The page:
Switching numbers one last time could help LeBron cement his place as the merchandise GOAT.
LeBron James is officially switching from his No. 23 jersey back to No. 6. In making the swap, the Lakers superstar will once again don the number he wore during three Olympics appearances and his four seasons playing with the Miami Heat, arguably his best overall years as an NBA player.
But that’s not the whole story behind the decision.
He’s also wearing No. 6 for the iconic Tune Squad in his soon-to-be-released film, Space Jam: A New Legacy.
This kind of tie-in represents a level of marketing synergy we haven’t quite seen before in sports. And it speaks to LeBron’s unique status as an athlete entrepreneur — and his all-time potential in the brand marketing space.
LeBron’s Legacy at No. 23 vs. No. 6
James entered the NBA wearing No. 23 paying homage to one of his idol, Michael Jordan. He kept that number for the first seven seasons of his career, all with the Cleveland Cavaliers.
When he left northeast Ohio in 2010 for the Miami Heat, he decided to don No. 6 to pay respect to another idol: Julius Erving (Bill Russell also happened to wear the number). He ultimately went back to No. 23 when he rejoined the Cavs in 2014 and kept the number when he signed with the Lakers in 2018.
Interestingly, James then tried to switch back to No. 6 in 2019 as the Lakers welcomed Anthony Davis, who had famously worn No. 23 since childhood. LBJ’s request, however, proved to be a non-starter — not because the NBA wasn’t on board, but because Nike wasn’t a fan due to the fact that unused inventory of No. 23 jerseys would have led to a loss “well into tens of millions of dollars.”
LeBron hasn’t said much of anything about why he’s now making the move to No. 6 so late in his career. But a closer look at his arc as a singular force in marketing, merchandise, and collectibles provides some helpful context.
Yes, the timing of this decision is curious, but one thing is beyond certain: There’s a lot of money to be made from the move.
And not just by the Lakers and the NBA. Warner Bros., Nike, and James himself can surely expect a windfall.
An Out-of-this-world Merchandising Opportunity
The long-awaited sequel to 1996’s Space Jam premieres July 16 in theaters and on HBO Max, but there’s plenty of buzz already surrounding an all-new apparel and sneaker line featured in the movie courtesy of Nike and Converse.
The Space Jam: A New Legacy collection is highlighted by not only the new Nike LeBron 19 sneakers and three styles of the LeBron 18 Low line, but let’s not forget about that No. 6 Tune Squad jersey.
King James fans, not to mention fans with emotional connections to the movie franchise itself, can be fully expected to rush out to purchase James’ new Space Jam-inspired No. 6 jersey once it goes up for sale.
And if merchandising sales from the original 1996 film starring Michael Jordan is any indication of success — we’re talking $1 billion worldwide — we can anticipate the new gear doing serious numbers.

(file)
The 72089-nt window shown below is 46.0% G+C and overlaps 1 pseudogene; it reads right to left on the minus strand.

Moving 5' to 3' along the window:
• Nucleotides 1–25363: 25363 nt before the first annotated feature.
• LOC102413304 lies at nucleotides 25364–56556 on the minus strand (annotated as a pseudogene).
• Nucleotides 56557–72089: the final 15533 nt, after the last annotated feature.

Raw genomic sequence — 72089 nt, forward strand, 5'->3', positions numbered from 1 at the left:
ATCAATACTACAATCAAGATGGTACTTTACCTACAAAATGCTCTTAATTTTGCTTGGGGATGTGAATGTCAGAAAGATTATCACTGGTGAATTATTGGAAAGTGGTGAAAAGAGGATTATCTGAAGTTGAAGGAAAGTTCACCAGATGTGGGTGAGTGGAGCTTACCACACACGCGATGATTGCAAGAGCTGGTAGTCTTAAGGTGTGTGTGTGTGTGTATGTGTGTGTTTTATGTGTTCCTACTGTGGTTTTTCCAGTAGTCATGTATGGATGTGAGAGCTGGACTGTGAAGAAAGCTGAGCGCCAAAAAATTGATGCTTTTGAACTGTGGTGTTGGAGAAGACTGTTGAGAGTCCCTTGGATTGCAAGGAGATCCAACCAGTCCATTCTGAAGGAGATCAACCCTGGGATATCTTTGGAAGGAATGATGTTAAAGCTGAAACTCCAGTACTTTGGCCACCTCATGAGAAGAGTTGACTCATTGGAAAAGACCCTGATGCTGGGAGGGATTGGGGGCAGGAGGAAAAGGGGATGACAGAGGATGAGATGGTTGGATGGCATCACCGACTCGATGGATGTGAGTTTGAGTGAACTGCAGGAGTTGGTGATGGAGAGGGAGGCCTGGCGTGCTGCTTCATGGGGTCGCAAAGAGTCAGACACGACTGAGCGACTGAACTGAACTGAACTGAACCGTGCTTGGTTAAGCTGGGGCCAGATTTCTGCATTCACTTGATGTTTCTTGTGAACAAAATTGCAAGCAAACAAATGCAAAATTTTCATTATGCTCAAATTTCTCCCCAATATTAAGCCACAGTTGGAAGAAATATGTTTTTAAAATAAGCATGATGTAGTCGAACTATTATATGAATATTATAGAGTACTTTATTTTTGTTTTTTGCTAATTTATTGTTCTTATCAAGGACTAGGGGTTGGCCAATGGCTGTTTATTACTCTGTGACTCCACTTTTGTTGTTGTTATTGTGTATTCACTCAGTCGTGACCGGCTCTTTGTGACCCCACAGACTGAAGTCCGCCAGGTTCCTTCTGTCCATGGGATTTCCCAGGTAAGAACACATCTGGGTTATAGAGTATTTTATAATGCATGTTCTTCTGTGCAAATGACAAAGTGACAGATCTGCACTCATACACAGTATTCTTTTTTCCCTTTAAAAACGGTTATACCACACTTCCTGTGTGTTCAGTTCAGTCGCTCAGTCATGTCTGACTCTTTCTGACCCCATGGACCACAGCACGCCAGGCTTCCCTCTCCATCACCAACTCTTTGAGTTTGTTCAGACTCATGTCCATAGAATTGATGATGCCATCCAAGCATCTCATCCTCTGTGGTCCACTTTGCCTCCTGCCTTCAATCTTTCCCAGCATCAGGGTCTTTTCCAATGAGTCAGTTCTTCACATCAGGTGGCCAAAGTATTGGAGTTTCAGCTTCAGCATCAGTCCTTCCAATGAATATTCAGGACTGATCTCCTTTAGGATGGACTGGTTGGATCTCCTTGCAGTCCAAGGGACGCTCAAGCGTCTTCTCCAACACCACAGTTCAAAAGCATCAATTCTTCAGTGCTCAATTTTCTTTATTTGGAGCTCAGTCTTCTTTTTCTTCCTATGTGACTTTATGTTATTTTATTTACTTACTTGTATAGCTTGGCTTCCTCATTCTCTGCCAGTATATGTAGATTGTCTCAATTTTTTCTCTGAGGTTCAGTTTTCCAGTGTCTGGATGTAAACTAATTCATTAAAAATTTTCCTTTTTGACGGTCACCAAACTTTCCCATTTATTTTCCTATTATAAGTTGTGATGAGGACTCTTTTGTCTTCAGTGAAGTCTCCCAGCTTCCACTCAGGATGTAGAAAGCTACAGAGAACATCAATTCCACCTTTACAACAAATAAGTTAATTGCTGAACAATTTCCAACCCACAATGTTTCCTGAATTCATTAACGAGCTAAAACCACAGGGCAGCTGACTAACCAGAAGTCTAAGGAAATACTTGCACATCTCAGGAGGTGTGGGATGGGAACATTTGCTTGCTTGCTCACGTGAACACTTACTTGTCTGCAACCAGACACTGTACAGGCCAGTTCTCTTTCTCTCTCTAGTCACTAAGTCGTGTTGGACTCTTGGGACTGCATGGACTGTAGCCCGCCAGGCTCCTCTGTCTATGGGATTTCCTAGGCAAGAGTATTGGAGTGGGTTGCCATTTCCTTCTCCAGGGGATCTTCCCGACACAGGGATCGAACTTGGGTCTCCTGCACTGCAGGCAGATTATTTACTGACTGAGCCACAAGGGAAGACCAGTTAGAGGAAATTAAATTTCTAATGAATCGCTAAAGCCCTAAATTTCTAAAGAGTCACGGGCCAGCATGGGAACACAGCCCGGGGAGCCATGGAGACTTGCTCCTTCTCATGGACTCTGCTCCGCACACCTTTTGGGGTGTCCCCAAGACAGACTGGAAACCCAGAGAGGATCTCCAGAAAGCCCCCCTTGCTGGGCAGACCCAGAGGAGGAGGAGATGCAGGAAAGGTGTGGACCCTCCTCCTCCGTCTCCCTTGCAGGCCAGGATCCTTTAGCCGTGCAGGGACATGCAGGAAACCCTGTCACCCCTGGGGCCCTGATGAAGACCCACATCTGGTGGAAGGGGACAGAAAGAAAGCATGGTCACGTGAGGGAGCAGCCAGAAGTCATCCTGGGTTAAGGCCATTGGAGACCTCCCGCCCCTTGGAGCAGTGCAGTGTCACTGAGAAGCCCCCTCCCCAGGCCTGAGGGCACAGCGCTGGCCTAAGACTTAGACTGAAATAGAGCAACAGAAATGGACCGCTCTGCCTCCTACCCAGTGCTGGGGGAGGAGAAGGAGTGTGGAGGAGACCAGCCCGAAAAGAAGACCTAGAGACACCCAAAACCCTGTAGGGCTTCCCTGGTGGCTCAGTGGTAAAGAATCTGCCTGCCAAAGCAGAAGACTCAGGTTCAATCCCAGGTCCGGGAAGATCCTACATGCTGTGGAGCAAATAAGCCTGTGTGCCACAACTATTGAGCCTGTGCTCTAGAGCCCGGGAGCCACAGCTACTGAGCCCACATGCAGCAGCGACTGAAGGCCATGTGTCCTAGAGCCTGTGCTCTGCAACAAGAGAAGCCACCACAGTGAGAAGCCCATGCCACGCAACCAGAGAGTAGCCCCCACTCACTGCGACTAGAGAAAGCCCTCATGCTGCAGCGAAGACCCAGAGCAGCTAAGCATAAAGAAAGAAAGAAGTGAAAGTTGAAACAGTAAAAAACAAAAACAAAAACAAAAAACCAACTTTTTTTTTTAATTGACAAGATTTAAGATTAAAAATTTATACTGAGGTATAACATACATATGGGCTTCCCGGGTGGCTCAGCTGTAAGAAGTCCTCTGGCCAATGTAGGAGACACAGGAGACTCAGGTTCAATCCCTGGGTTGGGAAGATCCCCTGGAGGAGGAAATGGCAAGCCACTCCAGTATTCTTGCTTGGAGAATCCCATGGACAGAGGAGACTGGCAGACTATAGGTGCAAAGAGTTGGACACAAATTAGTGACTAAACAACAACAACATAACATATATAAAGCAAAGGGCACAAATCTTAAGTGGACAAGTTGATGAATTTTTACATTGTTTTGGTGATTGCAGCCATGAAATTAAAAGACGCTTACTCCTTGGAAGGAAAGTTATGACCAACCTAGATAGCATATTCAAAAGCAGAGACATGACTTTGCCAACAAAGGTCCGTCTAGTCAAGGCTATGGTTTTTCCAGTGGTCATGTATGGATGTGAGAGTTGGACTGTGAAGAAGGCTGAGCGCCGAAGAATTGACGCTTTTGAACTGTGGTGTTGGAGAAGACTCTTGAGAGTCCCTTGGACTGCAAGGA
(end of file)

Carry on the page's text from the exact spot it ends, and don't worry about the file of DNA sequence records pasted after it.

So, with not one, but three new James jerseys expected to hit the shelves later summer — Lakers home, Lakers away, and Tune Squad, to say nothing of limited and alternate editions — it’s only fair to assume that King James will continue his dominance atop the Mount Rushmore of jersey sales and set an even higher watermark that no current star will be all that likely to match.
After all, even before Space Jam was ever in the discussion, it was clear that James’ jersey was a best-seller of historic proportions.
The King of Jersey Sales
All told, LeBron has had the best-selling jersey in the NBA in six different seasons through 2020:
- 2003-04: Cleveland Cavaliers No. 23
- 2010-11: Miami Heat No. 6
- 2013-14: Miami Heat No. 6
- 2014-15: Cleveland Cavaliers No. 23
- 2018-19: Los Angeles Lakers No. 23
- 2019-20: Los Angeles Lakers No. 23
And in the years where he didn’t earn the best-selling jersey, James was always in the conversation, often coming in second or third in terms of sales.
Unfortunately, there’ no real way of knowing just how many LeBron James jerseys have sold in his career, as the NBA doesn’t publicize jersey sales numbers. But when we factor in the expected popularity of his new Space Jam digs, his 18 record-setting years in the league, and the hype he’s generated since his early high school days, it’s safe to say that LeBron could go down as having not just the best-selling jersey in NBA history, but four of them.
(Plus the most popular fictional basketball jersey just for kicks.)
As the superstar inches closer to the end of his playing career and transitions into the life of a full-time mogul, the move back to No. 6 gives LeBron James a chance to make even more history.
And another huge payday.